Tuesday, June 7, 2011
Top Ten Tuesday: Top Ten Favorite Settings
Time once again for Top Ten Tuesday, the fun meme hosted by the gals over at THE BROKE AND THE BOOKISH. Every week we're handed a new T.T.T. theme to write about - this week it's Top Ten Book Settings. Sounds good to me.
1) The Pacific Northwest.
A book set in either Washington state or Oregon is bound to get my attention. Not that there are all that many of them. I live on the East Coast and have never even visited the Pacific Northwest but I've always thought of it as a gorgeous and unbearably romantic place - albeit damp and rainy. I have a good friend who lives near Seattle and through her I've learned that maybe it's not all THAT rainy way out and up there. But I still have my doubts. Either/or, I just like the whole idea of that particular neck of the woods. Some books with this setting are: the Thomas Black and/or Mac Fontana mysteries by Earl Emerson (a retired Seattle fire fighter.) The Leo Waterman or Frank Corso books by G.M. Ford. Also the Venus Diamond series by Ford's wife, Skye Kathleen Moody. The Miss Zukas mysteries by Jo Dereske. Author Aaron Elkins who lives in the Pacific Northwest will, on occasion, set his books there as well.
2) 221-B Baker Street. London.
Okay, confession time: Years ago when I visited London, I stayed at the Sherlock Holmes Hotel on Baker Street. (Okay, make fun. I don't care. I will rise above the hoots and hollers!) I am a devoted fan of Holmes and I can't imagine anywhere I'd rather be when the call comes to do battle with evil - than in the flat on Baker Street.: "The game is afoot!"
3) 506 West 35th Street, NYC.
If I can't be on Baker Street, I'll take up residence in the brownstone near the river with Nero Wolfe and Archie Goodwin. Even if genius is hard to take and even harder to live with, I admit I've been in love with Wolfe since I was a teenager. What is this strange spell Wolfe has over me? I don't know. I just know I can't get enough of Rex Stout's books and will continue to re-read them forever. In reality, I grew up in Manhattan, on second avenue and thirty something street until around the 5th grade when we moved to the lower east side. If the Wolfe brownstone had existed I'd probably have roller-skated over there and taken a good look. Ha!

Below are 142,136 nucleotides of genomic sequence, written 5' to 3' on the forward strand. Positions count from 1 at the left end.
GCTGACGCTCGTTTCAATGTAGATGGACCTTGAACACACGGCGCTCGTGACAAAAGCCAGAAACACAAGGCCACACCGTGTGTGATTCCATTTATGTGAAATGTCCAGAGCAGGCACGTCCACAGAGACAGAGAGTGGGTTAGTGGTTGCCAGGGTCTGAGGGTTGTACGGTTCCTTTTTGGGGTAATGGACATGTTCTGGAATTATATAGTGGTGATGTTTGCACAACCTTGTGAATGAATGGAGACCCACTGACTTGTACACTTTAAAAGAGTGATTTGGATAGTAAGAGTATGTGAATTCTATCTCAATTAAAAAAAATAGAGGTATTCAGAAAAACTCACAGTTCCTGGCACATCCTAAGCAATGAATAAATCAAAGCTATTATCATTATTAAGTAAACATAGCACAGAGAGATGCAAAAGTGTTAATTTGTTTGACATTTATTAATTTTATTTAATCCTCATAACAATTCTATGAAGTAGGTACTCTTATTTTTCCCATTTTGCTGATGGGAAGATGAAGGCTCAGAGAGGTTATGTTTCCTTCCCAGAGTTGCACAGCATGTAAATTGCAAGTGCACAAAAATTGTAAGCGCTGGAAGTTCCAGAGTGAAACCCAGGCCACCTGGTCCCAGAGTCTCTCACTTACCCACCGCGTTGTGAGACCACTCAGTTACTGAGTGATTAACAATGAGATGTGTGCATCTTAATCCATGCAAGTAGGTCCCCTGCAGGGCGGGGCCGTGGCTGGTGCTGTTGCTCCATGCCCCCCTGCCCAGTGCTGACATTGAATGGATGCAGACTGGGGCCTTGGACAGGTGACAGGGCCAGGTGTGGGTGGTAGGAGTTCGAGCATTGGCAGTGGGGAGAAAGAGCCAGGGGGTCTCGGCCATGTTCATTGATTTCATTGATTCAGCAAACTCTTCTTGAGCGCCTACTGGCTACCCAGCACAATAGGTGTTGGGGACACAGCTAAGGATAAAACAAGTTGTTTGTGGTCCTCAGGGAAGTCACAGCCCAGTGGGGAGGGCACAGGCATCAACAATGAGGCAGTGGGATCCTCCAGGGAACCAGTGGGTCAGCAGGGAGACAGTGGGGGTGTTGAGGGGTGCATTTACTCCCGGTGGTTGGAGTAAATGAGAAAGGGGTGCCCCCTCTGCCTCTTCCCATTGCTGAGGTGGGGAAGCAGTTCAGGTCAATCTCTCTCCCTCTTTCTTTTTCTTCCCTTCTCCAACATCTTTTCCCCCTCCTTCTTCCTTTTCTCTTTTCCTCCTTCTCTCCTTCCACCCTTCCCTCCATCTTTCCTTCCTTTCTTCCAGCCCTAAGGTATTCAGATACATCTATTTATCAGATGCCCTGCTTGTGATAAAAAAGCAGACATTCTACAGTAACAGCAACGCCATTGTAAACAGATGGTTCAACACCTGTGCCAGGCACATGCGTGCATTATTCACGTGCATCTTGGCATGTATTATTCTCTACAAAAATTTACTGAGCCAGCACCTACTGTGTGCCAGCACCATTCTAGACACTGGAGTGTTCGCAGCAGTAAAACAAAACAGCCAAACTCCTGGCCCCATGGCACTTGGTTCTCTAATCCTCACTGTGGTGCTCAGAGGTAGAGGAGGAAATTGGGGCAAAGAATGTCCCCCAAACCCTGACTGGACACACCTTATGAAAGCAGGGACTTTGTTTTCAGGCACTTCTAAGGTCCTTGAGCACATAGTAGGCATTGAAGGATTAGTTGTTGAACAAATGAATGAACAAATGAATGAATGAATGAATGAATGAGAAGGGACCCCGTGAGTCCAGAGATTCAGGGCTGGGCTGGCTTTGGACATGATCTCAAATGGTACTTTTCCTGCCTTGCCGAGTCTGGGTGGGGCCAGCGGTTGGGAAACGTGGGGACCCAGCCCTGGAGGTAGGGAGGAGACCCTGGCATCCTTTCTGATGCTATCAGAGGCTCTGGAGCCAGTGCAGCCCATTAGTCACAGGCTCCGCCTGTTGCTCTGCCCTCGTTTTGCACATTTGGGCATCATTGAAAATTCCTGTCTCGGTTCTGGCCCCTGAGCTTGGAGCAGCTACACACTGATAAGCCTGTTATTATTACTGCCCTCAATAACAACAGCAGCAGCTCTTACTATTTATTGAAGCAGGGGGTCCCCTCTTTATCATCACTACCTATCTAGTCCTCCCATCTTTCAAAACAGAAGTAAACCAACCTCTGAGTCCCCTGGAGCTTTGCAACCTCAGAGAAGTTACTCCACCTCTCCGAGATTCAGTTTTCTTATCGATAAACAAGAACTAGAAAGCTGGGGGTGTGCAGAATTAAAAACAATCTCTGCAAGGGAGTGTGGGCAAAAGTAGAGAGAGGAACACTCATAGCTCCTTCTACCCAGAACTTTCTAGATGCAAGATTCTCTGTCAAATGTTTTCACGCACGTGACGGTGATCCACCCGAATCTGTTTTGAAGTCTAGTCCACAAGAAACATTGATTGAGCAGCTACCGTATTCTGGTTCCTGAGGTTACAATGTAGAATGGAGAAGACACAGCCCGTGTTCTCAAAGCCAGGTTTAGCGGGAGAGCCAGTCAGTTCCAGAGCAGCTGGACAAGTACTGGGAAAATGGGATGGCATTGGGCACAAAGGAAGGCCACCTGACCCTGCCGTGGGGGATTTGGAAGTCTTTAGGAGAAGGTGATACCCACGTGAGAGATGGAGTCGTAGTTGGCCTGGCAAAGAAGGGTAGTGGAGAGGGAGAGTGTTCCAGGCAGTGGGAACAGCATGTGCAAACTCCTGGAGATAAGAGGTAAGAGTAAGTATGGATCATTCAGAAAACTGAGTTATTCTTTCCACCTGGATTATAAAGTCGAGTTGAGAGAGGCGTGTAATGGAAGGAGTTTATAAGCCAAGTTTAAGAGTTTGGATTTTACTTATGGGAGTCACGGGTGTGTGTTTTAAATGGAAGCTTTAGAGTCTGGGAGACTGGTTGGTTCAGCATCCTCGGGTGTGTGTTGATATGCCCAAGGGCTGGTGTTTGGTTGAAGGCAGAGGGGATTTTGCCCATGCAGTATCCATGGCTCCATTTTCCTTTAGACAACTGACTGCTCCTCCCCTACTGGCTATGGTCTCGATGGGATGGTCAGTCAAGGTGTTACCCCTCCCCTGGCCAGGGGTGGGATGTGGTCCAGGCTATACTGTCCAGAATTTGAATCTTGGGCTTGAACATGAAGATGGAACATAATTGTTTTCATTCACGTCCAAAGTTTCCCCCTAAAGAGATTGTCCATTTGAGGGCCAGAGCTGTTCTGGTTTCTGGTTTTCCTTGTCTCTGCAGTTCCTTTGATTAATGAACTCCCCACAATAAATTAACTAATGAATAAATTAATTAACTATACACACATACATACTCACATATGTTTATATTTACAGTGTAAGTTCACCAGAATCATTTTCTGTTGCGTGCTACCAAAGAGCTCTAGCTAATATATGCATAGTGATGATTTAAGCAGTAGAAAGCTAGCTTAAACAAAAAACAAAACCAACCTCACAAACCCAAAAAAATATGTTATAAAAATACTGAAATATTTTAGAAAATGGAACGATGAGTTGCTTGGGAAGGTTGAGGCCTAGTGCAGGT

The country estate of Lord Caterham in one of my favorite Agatha Christie books, THE SECRET OF CHIMNEYS (1925). This is, I think, the book upon which all country-house screwball mysteries are based. For me, it is the original. Although I'm sure there was one or two written before.Ah, for a weekend at Chimneys solving a murder while sipping champagne, looking for secret rooms all the while cahooting with a young, fresh-faced, muscular government type.
The Victorian era Egypt of Amanda Peabody. Shepherd's Hotel in Cairo - on the veranda overlooking all the hubbub - everyone who is anyone will eventually show up at Shepherd's. The Philae - Peabody's dahabeeyah - a houseboat to travel in, leisurely, up and down the Nile. Stopping once in a while to excavate a tomb and/or solve a mystery, of course. Then later, the Emerson compound where Amelia and her hubby and their family will establish their winter base - time spent happily digging for lost tombs and foiling the plots of any evil-doers who dare affront The Father of Curses.
6) The English Countryside.
How I became an Anglophile while still a young, impressionable girl: By reading all the Agatha Christie (and other assorted Golden Age mystery writers) books set in the beautifully green English countryside. Villages with charming, insensible names filled with eccentric villagers usually up to no good. The stuff of life.
Especially Venice and/or Rome and occasionally, Tuscany as well. For Tuscany, nothing can touch the non-fiction of Frances Mayes: UNDER THE TUSCAN SUN, BELLA TUSCANY, and the like. I also love the non-fiction of Marlena De Blasi, author of, among other wonderful books set in Italy - A THOUSAND DAYS IN TUSCANY and A THOUSAND DAYS IN VENICE. The Commissario Brunetti mysteries by Donna Leon are set in Venice, I'm lining them up to read over the summer as we speak. .I also love the Jonathan Argyll art mysteries by Iain Pears set mostly in Rome. Carabinieri. Carabinieri.
Though the humans will invariably disappoint you in Evelyn Waugh's brilliant novel BRIDESHEAD REVISITED, the house never will. How this aristocratic pile can simply be called 'a house' is beyond me. It's all about the setting; Brideshead - a magnificent house - a character in a book filled with unforgettables. (In the Brideshead Revisited series filmed in the 80's, Castle Howard in York, stands in for the fictional Brideshead - an equally magnificent home made more daunting by its reality.)
9) Boston, Massachusetts.
Especially in the Spenser books by Robert Parker and the Fred Taylor art mysteries by Nicholas Kilmer. Now I ask you - who wouldn't want to live in Clayton Reed's Beacon Hill townhouse?
10) Trenton, New Jersey.
The make-believe Trenton of Janet Evanovich's invention in her Stephanie Plum, bounty hunter, books. Family, friends, Joe Morelli, Ranger, Lula, Vinny and his duck, dinner every week at the Plum household with Grandma Mazur wearing spandex and sparkle sneakers on her way to the funeral parlor to pick up the latest gossip and view the latest deceased. Good times.